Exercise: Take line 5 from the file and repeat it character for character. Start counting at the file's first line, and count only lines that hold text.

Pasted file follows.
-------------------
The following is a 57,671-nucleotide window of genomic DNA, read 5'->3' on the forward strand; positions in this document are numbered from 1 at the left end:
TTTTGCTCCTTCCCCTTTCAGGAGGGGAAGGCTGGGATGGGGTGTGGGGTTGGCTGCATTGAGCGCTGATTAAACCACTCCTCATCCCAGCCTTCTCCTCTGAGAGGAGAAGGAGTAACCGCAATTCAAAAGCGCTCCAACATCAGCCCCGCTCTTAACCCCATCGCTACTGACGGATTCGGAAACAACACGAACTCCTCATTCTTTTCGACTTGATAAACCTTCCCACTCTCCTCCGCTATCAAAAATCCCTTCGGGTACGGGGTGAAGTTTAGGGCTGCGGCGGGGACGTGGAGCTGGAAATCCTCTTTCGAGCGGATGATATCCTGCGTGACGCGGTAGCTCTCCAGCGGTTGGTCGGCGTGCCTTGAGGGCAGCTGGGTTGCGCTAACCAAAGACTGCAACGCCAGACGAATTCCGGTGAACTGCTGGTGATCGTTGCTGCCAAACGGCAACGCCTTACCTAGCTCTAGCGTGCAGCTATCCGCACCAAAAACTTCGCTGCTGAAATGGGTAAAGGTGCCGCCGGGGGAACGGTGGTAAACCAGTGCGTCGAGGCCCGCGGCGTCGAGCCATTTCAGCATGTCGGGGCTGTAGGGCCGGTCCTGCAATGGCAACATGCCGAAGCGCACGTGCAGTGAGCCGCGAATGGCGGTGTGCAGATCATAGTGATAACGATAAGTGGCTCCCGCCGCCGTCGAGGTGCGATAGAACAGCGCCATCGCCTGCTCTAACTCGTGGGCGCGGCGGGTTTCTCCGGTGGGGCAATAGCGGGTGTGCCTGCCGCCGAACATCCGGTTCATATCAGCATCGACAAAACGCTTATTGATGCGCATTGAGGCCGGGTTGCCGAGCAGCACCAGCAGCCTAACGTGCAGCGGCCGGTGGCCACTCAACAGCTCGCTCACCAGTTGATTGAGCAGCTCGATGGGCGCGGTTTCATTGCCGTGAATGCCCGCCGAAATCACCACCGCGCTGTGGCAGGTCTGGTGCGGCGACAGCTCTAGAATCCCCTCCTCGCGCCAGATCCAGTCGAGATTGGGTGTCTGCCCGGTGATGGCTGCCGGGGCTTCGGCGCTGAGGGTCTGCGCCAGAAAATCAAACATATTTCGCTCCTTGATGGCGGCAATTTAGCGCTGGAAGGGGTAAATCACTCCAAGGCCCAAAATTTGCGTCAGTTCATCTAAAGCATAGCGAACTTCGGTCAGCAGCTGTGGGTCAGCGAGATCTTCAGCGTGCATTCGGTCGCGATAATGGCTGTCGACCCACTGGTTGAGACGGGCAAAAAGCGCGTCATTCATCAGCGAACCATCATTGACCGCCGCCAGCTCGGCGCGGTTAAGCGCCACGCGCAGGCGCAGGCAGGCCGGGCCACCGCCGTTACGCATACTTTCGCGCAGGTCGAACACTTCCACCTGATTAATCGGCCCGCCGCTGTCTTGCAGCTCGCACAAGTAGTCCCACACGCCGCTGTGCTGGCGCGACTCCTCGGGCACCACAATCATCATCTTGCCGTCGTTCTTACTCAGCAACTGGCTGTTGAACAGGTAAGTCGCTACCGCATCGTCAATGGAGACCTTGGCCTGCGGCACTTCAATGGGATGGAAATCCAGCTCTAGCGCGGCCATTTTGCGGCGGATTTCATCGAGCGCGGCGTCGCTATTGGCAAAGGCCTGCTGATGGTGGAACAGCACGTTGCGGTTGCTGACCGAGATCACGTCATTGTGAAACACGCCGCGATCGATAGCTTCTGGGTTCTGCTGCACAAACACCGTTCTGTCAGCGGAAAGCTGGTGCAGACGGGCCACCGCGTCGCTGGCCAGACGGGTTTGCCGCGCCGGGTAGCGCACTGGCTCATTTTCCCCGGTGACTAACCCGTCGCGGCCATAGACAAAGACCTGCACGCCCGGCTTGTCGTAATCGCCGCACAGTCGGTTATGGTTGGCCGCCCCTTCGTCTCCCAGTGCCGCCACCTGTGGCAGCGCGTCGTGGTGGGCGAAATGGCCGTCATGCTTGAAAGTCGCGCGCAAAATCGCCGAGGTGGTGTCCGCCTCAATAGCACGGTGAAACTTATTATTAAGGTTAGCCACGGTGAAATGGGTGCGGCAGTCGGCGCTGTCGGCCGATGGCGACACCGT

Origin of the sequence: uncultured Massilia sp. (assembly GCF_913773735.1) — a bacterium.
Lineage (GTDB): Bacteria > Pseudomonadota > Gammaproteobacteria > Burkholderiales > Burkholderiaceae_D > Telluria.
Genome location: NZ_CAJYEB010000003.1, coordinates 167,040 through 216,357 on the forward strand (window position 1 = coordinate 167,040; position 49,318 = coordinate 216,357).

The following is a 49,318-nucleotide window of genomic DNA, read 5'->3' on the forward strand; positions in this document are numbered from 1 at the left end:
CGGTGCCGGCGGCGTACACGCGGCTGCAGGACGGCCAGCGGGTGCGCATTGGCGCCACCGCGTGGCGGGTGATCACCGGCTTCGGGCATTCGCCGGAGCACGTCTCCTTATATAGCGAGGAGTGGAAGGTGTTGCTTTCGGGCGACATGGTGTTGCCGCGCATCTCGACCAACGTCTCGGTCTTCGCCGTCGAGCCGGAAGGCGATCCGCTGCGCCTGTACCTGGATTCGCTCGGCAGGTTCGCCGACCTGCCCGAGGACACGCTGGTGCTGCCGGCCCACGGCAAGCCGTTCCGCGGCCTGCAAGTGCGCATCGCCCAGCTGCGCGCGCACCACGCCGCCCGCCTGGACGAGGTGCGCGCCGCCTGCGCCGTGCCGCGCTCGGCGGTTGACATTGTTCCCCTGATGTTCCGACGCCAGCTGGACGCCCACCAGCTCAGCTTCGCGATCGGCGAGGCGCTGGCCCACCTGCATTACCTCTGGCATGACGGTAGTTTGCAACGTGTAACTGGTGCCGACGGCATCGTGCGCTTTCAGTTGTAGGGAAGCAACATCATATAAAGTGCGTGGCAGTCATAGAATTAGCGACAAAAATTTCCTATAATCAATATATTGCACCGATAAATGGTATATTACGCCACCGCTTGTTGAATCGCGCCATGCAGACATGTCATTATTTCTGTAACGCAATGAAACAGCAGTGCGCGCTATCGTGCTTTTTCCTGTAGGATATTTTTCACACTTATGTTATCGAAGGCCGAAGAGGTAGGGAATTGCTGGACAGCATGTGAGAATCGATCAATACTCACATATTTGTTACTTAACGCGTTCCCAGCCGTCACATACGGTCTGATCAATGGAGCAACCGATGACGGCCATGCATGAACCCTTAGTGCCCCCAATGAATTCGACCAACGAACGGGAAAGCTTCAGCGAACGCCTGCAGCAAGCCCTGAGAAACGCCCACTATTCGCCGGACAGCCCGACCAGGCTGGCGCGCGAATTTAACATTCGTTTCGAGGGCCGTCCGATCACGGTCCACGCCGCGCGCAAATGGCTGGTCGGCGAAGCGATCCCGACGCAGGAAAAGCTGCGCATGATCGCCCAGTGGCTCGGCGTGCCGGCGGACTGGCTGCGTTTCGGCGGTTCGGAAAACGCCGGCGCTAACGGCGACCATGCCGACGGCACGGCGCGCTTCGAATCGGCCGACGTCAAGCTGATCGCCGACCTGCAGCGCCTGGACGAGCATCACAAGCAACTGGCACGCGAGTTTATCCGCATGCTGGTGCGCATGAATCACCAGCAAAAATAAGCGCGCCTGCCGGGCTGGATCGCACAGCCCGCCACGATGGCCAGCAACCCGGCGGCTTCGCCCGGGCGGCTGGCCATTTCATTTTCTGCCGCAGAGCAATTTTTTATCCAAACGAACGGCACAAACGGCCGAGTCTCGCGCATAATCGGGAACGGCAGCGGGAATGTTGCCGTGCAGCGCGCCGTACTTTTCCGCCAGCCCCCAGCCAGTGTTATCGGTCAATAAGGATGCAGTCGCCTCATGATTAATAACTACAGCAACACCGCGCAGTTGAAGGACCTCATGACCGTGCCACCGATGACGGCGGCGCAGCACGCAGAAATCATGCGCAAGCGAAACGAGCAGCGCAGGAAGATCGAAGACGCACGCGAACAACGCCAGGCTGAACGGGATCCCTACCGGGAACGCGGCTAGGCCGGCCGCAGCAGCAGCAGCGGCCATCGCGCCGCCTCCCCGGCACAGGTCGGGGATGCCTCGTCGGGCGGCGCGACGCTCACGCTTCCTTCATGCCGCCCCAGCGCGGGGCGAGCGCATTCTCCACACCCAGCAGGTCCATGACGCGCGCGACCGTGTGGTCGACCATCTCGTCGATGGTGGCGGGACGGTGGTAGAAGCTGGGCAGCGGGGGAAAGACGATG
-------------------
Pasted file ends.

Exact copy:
Genome location: NZ_CAJYEB010000003.1, coordinates 167,040 through 216,357 on the forward strand (window position 1 = coordinate 167,040; position 49,318 = coordinate 216,357).